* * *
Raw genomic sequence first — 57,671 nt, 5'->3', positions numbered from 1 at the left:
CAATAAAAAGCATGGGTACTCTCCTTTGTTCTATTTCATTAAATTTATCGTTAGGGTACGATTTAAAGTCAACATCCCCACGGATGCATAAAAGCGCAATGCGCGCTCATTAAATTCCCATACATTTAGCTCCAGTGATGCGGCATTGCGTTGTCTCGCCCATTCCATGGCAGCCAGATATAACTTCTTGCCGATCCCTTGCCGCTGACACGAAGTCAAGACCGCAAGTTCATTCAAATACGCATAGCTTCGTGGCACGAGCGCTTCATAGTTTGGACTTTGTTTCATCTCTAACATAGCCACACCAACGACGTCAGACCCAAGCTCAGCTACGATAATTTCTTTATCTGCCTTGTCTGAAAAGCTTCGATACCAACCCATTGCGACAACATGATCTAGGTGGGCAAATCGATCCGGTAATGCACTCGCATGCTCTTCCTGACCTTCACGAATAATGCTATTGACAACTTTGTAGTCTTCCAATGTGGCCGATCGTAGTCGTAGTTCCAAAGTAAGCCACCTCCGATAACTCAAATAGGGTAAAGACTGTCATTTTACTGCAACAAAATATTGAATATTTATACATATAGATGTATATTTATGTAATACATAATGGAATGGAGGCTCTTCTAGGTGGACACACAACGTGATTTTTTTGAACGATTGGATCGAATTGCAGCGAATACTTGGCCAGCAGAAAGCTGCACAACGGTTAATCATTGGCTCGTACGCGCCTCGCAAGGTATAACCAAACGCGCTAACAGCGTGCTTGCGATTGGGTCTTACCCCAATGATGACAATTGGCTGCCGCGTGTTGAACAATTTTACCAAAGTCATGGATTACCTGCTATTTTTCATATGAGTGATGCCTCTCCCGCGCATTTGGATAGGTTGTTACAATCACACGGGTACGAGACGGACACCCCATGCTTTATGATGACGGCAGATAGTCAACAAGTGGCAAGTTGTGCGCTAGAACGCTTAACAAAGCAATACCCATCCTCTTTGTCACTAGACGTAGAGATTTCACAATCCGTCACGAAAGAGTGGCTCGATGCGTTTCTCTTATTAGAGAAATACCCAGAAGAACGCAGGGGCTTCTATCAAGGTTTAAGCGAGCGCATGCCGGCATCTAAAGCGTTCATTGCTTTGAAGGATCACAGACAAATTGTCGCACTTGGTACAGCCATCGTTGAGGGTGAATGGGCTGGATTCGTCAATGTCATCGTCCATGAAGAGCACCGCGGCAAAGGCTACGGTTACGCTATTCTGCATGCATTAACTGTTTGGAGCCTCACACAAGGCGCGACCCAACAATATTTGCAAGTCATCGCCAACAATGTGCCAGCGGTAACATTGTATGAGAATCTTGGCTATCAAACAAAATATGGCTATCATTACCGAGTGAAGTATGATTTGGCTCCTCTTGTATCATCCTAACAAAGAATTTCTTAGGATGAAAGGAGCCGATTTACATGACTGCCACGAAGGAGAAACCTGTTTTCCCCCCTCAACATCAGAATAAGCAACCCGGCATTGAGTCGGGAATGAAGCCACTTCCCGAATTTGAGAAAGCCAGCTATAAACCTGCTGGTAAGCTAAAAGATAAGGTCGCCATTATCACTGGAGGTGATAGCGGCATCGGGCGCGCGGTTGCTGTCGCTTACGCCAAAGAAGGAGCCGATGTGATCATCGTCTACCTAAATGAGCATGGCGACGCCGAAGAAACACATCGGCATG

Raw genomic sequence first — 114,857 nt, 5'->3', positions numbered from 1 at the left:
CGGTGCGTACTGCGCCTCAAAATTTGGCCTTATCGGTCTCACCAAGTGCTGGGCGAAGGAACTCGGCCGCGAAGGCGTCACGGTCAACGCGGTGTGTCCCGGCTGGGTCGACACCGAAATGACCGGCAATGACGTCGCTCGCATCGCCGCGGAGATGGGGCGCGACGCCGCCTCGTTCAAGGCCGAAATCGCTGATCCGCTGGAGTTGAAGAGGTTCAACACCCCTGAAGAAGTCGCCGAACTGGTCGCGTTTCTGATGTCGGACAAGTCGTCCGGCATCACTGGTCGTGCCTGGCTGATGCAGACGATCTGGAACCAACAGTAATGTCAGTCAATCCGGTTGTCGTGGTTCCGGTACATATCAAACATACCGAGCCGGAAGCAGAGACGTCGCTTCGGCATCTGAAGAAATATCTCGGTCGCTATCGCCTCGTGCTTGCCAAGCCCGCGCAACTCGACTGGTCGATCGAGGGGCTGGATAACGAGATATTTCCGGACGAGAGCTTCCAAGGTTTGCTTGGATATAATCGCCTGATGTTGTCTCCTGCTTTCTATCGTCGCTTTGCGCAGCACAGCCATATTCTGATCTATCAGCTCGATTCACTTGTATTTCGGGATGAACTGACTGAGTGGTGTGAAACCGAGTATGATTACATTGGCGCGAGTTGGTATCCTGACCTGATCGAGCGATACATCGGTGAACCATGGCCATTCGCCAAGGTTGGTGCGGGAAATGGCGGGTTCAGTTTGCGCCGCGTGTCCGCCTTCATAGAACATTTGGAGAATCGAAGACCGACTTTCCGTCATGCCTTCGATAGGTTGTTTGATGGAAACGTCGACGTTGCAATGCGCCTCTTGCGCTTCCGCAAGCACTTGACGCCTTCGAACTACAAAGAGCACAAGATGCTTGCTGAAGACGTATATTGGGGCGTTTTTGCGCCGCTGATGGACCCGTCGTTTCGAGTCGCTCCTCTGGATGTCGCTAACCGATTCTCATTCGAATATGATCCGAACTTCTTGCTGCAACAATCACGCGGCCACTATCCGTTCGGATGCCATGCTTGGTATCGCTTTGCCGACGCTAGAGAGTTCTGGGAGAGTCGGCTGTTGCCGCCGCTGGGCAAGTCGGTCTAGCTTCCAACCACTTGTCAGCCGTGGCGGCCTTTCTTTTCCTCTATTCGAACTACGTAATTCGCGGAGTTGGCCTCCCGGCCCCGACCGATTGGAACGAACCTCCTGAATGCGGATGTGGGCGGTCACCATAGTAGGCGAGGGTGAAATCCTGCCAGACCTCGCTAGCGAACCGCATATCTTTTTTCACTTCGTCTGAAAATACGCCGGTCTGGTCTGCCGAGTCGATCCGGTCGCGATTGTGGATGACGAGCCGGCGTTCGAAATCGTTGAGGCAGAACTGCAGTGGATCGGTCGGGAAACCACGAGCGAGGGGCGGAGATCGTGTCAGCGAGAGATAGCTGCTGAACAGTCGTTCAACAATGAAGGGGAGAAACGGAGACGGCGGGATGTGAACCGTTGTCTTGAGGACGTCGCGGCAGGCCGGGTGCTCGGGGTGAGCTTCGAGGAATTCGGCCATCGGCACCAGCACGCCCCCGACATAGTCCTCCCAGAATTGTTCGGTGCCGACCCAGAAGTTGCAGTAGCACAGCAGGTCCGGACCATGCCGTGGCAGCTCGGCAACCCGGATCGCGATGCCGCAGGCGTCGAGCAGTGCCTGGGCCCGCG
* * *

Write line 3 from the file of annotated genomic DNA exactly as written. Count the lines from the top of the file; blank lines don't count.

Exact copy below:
Raw genomic sequence first — 114,857 nt, 5'->3', positions numbered from 1 at the left: